- Historically, brewers have used dry-hopping (a cold extraction of nonvolatile and volatile chemicals from hops into fermenting or finished beer) to increase the microbial stability and shelf life of their beer. As hoppy beer styles have gained in popularity over the last decade (2007-2017), the objective of dry-hopping has turned to imparting hop aroma and flavor to beer while minimizing bitterness extraction. To extract hop aroma into beer, brewers have been using extreme hopping rates (sometimes > 0.7 kg/hL, equivalent to more than 18 lb/US bbl), which are mostly driven by increases in dry-hopping rates. These addition rates may be unsustainable from an agronomic perspective, potentially wasteful due to beer losses, and suboptimal at efficiently extracting aroma from hops.
Therefore, the extraction efficiencies of a number of key hop volatile and nonvolatile constituents related to hoppy beer aroma and flavor were investigated over a range of commercially relevant Cascade dry-hopping rates (0, 0.2, 0.4, 0.8, and 1.6 kg/hL). It was determined that adding more hops during dry-hopping did not simply lead to increased aroma intensity but also changes aroma quality in the finished beer. Dry-hopping rates >0.8 kg/hL had hop aromas that were more herbal/tea in quality than citrus. To maintain a more balanced hop aroma quality, the use of a static dry-hopping rate between 0.4 and 0.8 kg/hL was suggested. Also, using dry- hopping rates >0.8 kg/hL lead to diminishing returns in terms of increasing hop aroma and is an inefficient use of raw material.
From 2007-2017, Cascade and Centennial hops were the most commercially important aroma varieties to the American hop and craft brewing industries. They were very popular with US (and global) brewers because of the unique aroma and flavor they impart to hop-forward beer styles, especially during dry-hopping. However, there is no scientifically-validated method to predict beer aroma intensity and quality during dry-hopping. Many brewers rely a hop’s total oil content as a measure of its aroma potential, but to date the connection between total oil content and a hop’s aromatic intensity has not been proven. Additionally, the variation that exists in the hop volatile profiles and dry-hop aroma potential within these important commercial hop varieties over a given harvest year is not documented.
Over the 2014, 2015, and 2016 hop harvests a large sample of Cascade (n=51) and Centennial (n=33) hops were procured from farms throughout the Pacific Northwest (WA, ID and OR). Within each of these harvest years, significant differences were observed in the hop volatile chemical profiles and the aroma intensities/qualities that these hops attributed to beer. These results indicate that at the same static dry-hopping rate of 3.86 g/L, there were significant and measurable differences in the aroma intensity as well as the quality of aroma attributed to beer from different commercially available Cascade and Centennial samples from the same harvest year. In agreement with prior research, it was also determined that total oil content (mL oil/100g hop) did not serve as an effective predictor of dry-hop aroma performance in beer. Instead, the concentration (mg/ 100g hop) of specific hop volatiles in hydrodistilled hop oil (geraniol for Cascade and β-pinene for Centennial) served as superior indicators of dry-hop aroma performance.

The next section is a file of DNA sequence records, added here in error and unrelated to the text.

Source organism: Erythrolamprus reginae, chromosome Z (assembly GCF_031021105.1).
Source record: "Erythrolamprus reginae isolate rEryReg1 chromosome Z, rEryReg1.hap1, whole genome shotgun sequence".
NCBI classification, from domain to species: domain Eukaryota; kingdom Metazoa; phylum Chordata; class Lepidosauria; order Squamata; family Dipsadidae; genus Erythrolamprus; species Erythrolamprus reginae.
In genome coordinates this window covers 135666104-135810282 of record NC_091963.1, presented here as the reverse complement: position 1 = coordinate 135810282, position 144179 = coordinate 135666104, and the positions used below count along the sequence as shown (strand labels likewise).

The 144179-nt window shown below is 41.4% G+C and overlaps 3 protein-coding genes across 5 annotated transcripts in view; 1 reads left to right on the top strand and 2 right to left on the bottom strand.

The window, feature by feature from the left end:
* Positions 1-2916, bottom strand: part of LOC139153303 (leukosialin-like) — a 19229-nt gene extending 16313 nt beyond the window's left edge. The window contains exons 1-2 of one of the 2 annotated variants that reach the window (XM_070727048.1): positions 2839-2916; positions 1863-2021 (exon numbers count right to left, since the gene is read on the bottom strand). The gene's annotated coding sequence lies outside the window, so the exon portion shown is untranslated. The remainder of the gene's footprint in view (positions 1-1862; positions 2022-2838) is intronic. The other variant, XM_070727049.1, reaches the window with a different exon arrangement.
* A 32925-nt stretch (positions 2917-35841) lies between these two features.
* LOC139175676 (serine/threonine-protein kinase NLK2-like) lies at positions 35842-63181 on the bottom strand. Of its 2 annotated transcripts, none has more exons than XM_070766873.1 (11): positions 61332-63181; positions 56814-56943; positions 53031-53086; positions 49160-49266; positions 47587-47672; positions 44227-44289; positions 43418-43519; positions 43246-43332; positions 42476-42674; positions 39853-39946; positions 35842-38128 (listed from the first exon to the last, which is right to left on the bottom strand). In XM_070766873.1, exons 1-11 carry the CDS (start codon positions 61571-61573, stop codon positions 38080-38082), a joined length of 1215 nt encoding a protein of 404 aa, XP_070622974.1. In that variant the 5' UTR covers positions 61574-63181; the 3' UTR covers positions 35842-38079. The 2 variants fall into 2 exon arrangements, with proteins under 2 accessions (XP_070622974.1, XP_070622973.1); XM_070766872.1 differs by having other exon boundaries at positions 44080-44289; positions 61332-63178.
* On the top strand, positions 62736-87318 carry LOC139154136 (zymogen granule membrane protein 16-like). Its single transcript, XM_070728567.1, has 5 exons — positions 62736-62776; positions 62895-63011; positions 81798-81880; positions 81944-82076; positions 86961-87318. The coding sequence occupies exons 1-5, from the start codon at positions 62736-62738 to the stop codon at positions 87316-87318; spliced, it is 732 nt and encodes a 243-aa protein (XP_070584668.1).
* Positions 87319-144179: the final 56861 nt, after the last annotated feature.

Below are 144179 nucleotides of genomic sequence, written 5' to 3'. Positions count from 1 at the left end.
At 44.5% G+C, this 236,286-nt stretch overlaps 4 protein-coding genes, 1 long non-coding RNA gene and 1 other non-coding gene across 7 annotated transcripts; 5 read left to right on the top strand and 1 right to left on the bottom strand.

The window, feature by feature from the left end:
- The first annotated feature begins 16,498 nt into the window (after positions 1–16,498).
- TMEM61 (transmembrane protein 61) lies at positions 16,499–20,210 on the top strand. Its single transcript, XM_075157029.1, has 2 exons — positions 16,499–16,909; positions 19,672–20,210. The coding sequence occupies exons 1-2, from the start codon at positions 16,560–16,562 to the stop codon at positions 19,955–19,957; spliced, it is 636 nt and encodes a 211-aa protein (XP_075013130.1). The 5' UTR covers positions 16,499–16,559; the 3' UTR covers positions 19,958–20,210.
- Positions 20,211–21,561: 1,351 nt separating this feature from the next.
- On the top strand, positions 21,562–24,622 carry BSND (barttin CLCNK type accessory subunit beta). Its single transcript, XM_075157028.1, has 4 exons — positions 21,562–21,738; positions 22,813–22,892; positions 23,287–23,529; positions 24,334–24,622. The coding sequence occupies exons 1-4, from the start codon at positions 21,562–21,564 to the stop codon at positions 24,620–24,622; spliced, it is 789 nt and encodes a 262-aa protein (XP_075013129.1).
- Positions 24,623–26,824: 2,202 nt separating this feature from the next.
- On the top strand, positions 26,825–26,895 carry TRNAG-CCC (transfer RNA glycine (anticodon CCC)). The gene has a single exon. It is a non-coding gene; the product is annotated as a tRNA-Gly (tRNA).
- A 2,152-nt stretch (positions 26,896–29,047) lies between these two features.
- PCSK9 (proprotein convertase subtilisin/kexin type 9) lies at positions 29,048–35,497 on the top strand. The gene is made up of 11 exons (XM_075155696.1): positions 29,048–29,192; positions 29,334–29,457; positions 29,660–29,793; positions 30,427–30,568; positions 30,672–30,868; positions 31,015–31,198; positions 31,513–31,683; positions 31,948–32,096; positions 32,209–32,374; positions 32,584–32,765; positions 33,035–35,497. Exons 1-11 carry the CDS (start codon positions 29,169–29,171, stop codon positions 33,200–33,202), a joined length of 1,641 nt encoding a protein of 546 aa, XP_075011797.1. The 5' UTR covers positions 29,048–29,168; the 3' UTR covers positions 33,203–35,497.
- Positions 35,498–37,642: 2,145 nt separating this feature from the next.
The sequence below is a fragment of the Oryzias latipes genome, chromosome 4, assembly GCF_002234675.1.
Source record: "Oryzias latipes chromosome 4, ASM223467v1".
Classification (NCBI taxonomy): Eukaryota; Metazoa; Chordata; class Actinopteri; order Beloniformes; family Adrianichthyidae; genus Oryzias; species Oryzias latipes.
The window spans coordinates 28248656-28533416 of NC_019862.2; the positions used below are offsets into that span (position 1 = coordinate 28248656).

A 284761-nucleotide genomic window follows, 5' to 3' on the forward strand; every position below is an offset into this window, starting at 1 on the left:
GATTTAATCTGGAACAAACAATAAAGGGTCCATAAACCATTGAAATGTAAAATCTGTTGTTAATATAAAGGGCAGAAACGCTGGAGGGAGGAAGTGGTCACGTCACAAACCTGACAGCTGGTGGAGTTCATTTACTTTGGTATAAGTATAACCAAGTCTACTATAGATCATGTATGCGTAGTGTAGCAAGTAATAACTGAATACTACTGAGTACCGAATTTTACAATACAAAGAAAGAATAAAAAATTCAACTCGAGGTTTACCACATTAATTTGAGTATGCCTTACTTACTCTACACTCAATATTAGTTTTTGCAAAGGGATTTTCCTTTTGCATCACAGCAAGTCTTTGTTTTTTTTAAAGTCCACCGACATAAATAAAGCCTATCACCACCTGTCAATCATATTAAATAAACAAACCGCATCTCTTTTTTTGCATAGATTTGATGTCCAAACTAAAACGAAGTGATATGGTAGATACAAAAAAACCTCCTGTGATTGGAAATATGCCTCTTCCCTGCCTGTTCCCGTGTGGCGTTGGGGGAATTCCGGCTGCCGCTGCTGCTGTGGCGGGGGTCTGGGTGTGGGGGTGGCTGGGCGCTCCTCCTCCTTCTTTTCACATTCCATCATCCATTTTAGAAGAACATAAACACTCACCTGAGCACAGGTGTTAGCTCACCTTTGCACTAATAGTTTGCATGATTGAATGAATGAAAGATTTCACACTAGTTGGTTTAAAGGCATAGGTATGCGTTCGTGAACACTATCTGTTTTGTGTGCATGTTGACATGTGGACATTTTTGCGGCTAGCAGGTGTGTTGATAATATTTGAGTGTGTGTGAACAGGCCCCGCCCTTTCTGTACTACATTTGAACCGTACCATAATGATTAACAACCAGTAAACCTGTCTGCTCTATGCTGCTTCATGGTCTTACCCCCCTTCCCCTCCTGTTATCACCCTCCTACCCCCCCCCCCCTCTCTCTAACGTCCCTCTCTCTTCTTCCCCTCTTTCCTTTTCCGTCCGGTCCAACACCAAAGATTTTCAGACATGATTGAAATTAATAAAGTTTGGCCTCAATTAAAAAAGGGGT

Strategies both on the farm and in the brewery were investigated as ways to promote or modify aroma quality and intensity during dry hopping. On the farm, the impact of harvest maturity on Cascade quality and dry-hop aroma potential was evaluated using a unique weekly sampling protocol, whereby, 5-6 samples were collected from the same location within a commercial hopyard over three consecutive harvest years. For this specific hopyard, hop aroma intensity (OHAI) and citrus quality attributed to the beer during dry-hopping increased as a function of harvest date. Total hop essential oil content and a number of different hop essential oil volatiles (notably geraniol) displayed a significant positive trend with harvest date. For the first time, concentrations of thiol precursors (mainly S-3-(hexan-1-ol)-l-cysteine) were observed to decrease over harvest, while the concentrations of free thiols (mainly 3-mercaptohexanol) increased. Taken together these findings suggests that for brewers to best utilize Cascade hops, early harvested hops might be better for bittering or kettle/whirlpool additions, while later harvested hops might be better for dry-hopping or aroma additions.
In the brewery, a sensory directed study on beers dry-hopped with Cascade, Centennial, and Chinook was used to evaluate the qualitative changes in the aroma of dry-hopped beers when these hops were used individually and in different blended combinations for dry-hopping. Blending hops as opposed to dry-hopping with single varieties produced the most intense aromas. In addition, specific blends of hops were found to achieve similar aroma qualities to single varieties. Therefore, by utilizing hop blends brewers may be able to make substitutions when faced with shortages due to cost and/or quality while maintaining similar aroma profiles.
Overall, the results from these studies provide hop breeders with aromatic quality and metabolite targets for creating new / replacement hop varieties that have similar aroma profiles to these important American varieties. Growers benefit by being able to fine tune growing and post-harvest processing conditions to promote the concentrations of these hop volatiles in these varieties. Finally, this research will help brewers maximize the efficiency of aroma extraction during dry-hopping and guide the development of more sustainable techniques to better utilize this raw ingredient, improve beer quality, and obtain consistent hoppy aroma in beer.